According to NASD, one common tactic broker-dealers have employed in the past to block account transfers has been to seek court orders to prevent clients from following one firm's registered representatives to another.
Smith Barney has said that it has an exclusive three-year agreement for its brokers and advisers to sell Legg Mason funds.
When Legg Mason and Citigroup last June announced the deal to swap their brokerage and asset management operations, respectively, the agreement was hailed - in part because the majority of Legg Mason's 1,300 brokers had their clients invested heavily in Legg Mason's proprietary funds.
In return, Legg Mason acquired Citigroup's huge asset management business, which has $437 billion in assets.
Legg Mason brokers, industry observers believed, could not jump ship and join another firm, because that would mean cashing out of Legg Mason funds and incurring hefty capital gains taxes for many of their clients.
If his clients sell their Legg funds and follow him, they will get hit with hefty capital gains taxes of close to $3 million, Mr. Ditt said.
He said he is considering filing an arbitration suit against Smith Barney and Legg Mason to pay for those taxes.
Smith Barney is fearful that Schwab Institutional will recruit brokers and advisers such as himself, he said.
And some of Mr. Ditt's clients also feel trapped, with one filing a lawsuit.
Earlier this month, John Settle, a client of Mr. Ditt's whose Legg Mason funds at the end of March were worth $45,676.93, sued Citigroup, Legg Mason and brokerage executives in U.S. District Court in Louisiana. Mr. Settle, a lawyer in Shreveport, claimed in the lawsuit that the firms are "arbitrary" and "capricious," because his account suddenly became frozen, and he was unable to move it to Schwab.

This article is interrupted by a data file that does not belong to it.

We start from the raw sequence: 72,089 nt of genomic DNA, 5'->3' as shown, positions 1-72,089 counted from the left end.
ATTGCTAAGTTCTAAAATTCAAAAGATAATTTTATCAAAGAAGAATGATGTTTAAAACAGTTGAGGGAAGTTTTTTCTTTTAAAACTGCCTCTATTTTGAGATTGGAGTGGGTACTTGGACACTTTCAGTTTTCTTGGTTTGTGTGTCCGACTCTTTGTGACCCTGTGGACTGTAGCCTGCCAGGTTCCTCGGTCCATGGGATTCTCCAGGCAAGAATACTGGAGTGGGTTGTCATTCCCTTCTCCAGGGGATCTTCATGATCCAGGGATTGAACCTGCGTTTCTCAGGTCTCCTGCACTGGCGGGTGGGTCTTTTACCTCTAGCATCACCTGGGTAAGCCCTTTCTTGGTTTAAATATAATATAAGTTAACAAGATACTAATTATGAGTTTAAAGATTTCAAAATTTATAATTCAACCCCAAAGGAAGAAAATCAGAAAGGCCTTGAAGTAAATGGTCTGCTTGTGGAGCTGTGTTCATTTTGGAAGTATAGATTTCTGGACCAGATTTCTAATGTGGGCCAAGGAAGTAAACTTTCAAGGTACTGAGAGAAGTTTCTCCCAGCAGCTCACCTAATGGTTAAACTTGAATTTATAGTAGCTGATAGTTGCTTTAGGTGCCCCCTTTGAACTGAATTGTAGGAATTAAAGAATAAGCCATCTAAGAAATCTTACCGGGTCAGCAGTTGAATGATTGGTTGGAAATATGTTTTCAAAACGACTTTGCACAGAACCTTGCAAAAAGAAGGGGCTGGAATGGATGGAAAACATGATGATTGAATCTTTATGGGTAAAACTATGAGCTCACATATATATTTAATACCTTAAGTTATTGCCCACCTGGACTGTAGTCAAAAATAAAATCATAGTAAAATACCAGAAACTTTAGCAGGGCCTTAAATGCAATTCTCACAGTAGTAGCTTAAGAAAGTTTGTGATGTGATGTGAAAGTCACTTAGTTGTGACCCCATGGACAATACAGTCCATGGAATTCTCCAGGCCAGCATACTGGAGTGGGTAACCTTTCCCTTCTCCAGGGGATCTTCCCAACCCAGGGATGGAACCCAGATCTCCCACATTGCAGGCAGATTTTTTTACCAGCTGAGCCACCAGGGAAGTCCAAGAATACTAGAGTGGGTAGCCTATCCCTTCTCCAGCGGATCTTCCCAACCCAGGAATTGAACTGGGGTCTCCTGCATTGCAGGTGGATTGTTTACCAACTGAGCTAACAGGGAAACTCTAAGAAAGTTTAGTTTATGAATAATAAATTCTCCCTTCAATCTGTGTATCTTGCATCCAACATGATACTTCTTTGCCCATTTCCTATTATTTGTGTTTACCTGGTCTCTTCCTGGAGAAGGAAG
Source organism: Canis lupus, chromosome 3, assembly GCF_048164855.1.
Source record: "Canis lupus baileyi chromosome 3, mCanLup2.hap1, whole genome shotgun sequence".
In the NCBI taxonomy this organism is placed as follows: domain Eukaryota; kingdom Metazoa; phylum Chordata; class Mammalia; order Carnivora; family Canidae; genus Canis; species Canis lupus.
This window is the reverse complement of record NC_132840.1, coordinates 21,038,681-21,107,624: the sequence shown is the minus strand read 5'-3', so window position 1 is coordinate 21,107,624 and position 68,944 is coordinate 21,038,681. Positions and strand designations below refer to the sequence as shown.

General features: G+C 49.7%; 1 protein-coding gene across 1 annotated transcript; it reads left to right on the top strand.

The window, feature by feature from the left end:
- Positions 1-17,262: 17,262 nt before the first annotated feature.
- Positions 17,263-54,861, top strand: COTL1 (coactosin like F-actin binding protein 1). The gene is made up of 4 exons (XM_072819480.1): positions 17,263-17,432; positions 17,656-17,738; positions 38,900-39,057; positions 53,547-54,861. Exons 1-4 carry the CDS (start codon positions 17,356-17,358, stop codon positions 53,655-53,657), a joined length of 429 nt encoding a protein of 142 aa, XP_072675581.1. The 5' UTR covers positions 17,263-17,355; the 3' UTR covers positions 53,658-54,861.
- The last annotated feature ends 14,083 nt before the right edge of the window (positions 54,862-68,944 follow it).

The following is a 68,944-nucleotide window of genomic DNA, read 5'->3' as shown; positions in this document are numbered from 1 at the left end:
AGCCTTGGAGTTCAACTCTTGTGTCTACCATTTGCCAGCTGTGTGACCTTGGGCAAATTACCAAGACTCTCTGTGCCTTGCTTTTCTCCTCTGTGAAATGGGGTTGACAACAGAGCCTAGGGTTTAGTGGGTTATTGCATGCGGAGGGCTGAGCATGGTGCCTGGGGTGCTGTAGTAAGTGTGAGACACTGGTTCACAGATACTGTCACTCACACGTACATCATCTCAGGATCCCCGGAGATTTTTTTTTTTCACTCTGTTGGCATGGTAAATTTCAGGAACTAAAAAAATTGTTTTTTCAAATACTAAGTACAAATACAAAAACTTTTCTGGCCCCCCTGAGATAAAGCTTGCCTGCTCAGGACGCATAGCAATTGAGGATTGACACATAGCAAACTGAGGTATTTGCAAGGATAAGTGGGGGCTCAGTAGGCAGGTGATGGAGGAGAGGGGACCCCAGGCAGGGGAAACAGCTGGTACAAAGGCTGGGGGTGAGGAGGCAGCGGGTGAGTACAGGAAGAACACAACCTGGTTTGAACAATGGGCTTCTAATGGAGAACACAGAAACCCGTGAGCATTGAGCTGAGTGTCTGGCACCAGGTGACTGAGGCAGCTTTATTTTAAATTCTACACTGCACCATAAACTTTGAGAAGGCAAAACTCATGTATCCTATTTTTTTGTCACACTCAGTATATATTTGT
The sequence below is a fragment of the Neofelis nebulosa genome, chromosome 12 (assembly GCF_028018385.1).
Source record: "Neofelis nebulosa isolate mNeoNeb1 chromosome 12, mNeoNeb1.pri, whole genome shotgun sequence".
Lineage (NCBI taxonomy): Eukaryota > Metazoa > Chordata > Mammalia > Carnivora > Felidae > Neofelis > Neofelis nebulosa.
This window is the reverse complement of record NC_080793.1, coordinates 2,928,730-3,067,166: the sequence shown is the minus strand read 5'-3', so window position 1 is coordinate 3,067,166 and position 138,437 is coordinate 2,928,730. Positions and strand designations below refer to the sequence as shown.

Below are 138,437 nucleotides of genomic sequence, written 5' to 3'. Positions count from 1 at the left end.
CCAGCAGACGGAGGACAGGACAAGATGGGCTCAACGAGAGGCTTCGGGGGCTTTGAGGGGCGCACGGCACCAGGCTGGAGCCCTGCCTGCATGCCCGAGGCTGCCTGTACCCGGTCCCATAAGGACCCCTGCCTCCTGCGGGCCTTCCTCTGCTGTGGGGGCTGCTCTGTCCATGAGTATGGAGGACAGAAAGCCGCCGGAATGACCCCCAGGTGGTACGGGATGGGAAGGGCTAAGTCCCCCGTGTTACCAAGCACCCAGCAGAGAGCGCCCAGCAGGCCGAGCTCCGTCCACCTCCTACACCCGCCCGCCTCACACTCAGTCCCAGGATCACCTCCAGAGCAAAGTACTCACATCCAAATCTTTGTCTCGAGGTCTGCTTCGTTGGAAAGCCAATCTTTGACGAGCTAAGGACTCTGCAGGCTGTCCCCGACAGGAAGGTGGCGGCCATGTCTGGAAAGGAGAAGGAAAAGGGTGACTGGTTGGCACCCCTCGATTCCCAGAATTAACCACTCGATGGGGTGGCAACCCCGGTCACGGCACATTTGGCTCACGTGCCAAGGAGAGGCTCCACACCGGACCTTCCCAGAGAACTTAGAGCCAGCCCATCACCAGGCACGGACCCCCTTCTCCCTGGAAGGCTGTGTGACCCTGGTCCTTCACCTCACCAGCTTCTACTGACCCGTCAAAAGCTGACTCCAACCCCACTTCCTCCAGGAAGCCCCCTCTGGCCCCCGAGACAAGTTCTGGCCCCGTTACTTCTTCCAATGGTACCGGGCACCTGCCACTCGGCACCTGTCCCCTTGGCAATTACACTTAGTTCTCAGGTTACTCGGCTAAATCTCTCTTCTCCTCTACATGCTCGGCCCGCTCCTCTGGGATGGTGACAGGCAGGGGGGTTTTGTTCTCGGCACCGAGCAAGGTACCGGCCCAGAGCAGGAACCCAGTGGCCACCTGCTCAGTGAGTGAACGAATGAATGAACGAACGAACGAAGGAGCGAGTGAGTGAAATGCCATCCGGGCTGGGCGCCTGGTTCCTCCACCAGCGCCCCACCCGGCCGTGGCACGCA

A Smith Barney spokesman, Alexander Samuelson, said the firm "believes the lawsuit is without merit."
Mary Athridge, a spokeswoman at Legg Mason, also said Mr. Settle's lawsuit was without merit.
Smith Barney days later in a letter told Mr. Settle he should "submit all controversies between yourself and Legg Mason to arbitration."
In correspondence with Mr. Ditt's attorney and clients, Legg Mason and Smith Barney executives have said that they stopped moving the accounts to Schwab in February because of a technical issue involving the funds' share designation, although it had made an "exception" to policy for the funds that already had moved, according to one letter.
"We are not willing to permit any of Mr. Ditt's former Legg Mason clients who still hold Primary shares of Legg Mason funds to convert their accounts to managed accounts," wrote Robert Patterson, deputy general counsel of Legg Mason, in a Feb. 27 letter to Mr. Ditt's attorney, Donald Wiener. Such a change would allow clients to move to "Mr. Ditt's new employer" or Schwab.
"That would not be a good-faith use of the Managed Account program, would be inconsistent with our long-standing policy and would result in harm to the clients and the firms involved," Mr. Patterson wrote.
Folks just don’t get it when we talk about why it’s so good to be free…they forget that this stuff happens all the time, and when it does it can literally destroy your business. Look at this poor guy, stuck potentially suing Citi…how do you think that’s going to work out?